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As Team India Faces South Africa, Here’s Who I Think Should Take The Lead

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The Indian cricket team will take on South Africa in the second T20 match on Wednesday in Mohali after the opening game of their home season (2019-20) was abandoned due to rain in Dharamshala. South African cricket board has appointed Quinton De Kock as their new T20 captain. Both teams will be eyeing at making a strong bench strength for the upcoming T20 world cup.

Here are the probable Indian XI for the second T20 match:

Rohit Sharma

Indian white ball vice-captain and star opener has been in tremendous form since the world cup. He was the highest run scorer in the world cup. He was also great against West Indies as he scored 91 runs in two matches. So, the team management hopes from Rohit to give a electrifying start in this match.

Shikhar Dhawan

This left-handed opener had a terrible T20 series against West-Indies but the team management knows his capacity to give solid start to the Indian innings. Shikhar has scored two half-centuries against South Africa. So, the Indian team will be hoping for a good start of Indian innings from Dhawan along with Rohit Sharma.

Virat Kohli

The Indian skipper is the second highest run scorer in T20 international cricket after his own teammate Rohit Sharma. He has scored 2369 runs with an marvelous average of almost 50. He also holds the record of the most 50+ scores in T20 internationals. His ability to convert a start into a big innings and best shot selection for a particular ball makes him the best batsman in the world.

Rishabh Pant

This wicket-keeper batsman has yet to do justice to his talent in T20 international cricket. He will be the X-factor in the Indian mission to T20 world cup, as Pant has the knack to crush any bowler in the world. This left-handed batsman has proved his talent to hit the ball cruelly in the IPL. It will not be easy for him to replace a legend like Mahendra Singh Dhoni, but I believe this wicket-keeper batsman has a bright future ahead if he improves his shot-selection.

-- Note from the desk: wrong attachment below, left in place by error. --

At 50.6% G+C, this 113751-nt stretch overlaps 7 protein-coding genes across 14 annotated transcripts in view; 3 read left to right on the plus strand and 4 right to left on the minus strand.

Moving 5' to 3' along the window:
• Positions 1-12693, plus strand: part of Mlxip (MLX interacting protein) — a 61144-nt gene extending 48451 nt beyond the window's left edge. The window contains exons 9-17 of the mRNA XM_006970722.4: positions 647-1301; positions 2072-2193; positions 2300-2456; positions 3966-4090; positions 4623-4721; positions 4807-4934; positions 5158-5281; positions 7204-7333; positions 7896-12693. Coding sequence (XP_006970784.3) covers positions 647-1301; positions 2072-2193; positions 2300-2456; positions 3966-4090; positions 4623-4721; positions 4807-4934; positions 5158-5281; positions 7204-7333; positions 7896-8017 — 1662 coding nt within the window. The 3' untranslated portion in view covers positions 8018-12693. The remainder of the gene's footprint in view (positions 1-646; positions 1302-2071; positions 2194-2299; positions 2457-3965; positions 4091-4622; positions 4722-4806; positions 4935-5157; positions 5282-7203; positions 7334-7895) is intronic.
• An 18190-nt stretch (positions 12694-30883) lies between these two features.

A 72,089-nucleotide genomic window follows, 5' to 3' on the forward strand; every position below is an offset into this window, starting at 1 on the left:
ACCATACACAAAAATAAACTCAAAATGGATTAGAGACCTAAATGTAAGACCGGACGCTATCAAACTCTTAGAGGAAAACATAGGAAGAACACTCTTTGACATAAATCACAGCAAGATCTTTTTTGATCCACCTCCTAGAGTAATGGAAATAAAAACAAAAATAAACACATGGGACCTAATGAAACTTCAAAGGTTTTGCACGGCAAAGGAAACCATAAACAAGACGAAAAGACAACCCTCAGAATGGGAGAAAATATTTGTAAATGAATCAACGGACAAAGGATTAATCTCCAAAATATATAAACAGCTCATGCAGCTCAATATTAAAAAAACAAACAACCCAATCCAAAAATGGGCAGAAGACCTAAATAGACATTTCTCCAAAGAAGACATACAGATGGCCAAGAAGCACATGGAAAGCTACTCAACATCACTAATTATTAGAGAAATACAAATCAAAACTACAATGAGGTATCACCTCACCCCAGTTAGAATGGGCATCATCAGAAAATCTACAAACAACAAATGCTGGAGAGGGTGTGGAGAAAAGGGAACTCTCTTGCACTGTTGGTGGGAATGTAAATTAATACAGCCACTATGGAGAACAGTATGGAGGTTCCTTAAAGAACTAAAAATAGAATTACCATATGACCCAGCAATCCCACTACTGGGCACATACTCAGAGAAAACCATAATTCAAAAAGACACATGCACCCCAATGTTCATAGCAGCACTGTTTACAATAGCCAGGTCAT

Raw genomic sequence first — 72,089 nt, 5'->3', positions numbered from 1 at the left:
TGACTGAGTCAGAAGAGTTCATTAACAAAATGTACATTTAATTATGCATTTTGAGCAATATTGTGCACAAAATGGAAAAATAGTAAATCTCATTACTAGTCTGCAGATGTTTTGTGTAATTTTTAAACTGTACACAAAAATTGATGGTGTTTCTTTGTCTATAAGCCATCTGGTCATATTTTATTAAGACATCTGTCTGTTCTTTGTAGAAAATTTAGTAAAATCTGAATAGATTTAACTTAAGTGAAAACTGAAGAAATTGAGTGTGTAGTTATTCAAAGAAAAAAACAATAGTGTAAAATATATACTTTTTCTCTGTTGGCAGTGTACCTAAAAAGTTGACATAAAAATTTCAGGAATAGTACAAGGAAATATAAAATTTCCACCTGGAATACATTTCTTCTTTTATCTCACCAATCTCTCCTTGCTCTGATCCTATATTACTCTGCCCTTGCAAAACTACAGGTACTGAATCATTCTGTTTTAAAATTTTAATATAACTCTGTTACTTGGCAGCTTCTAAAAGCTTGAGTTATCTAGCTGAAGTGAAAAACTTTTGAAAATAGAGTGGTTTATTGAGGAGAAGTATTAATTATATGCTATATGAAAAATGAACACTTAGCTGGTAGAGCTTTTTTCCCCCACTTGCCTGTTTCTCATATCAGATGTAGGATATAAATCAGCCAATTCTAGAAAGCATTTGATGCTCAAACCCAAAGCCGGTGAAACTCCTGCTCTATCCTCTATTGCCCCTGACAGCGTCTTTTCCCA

Shreyas Iyer

Though he was not in the playing XI against West-Indies in T20, his performance in the ODI cricket was commendable. So, India might position him ahead of Manish Pandey for a solid middle order ahead of T20 world cup. He will have to fight Manish Pandey for this place as the latter has been scoring mountains of runs for India lately.

Hardik Pandya

Hardik is returning in the blue jersey after a year on Indian soil. He has evolved as an impressive all-rounder in the last two years. He had a magnificent IPL season with Mumbai Indians scoring over 400 runs with a strike rate of 193 and taking 14 wickets with the bowl. So, Hardik will also be the X-factor in the team, as he adds balance to the team with his ability to win the match for the team with both bat and ball.

Krunal Pandya

Krunal has proved his value as a fine all-rounder in the team against West Indies. This Baroda all-rounder was the man of the series in T20 series against West-Indies. Krunal provides the captain both a extra bowler and a batsman. There will be pressure on team selection when Kuldeep and Chahal return to the team.

Ravindra Jadeja

In recent years, Jadeja has been a complete player. He has improved his batting skills and that fearless batting in the semi-final of the world cup against New Zealand was just the tip of the iceberg as far as his batting is concerned. His contribution to fielding often gives India extra 10-15 runs in a match as he is considered the best fielder in the world at this time.

Jadeja’s tight bowling stump to stump often gets the batsman to quit. He adds balance to the team with the lower order batting strength, which has never been the strength of Indian cricket team.

Navdeep Saini

Saini had excellent tour of the West Indies with the ball. Currently, Saini is the fastest bowler in the team. There will be pressure on him as he will be leading the bowling attack with the new ball in the absence of Jasprit Bumrah and Bhuvaneshvar Kumar.

Khaleel Ahmed

Khaleel did exceptionally well with the ball on the tour of West-Indies. He gives variety to Indian bowling, as he is the only left-arm fast bowler in the team. Khaleel had also a good season with Sunrisers Hyderabad in the IPL.

Deepak Chahar

Chahar’s ability to swing the ball both ways makes him a prominent choice in the playing XI. He was too good with both the new and the old ball on the West Indies tour. He had a fantastic season with Chennai Super Kings in the IPL.

Featured image source: Indian Cricket Team/Facebook.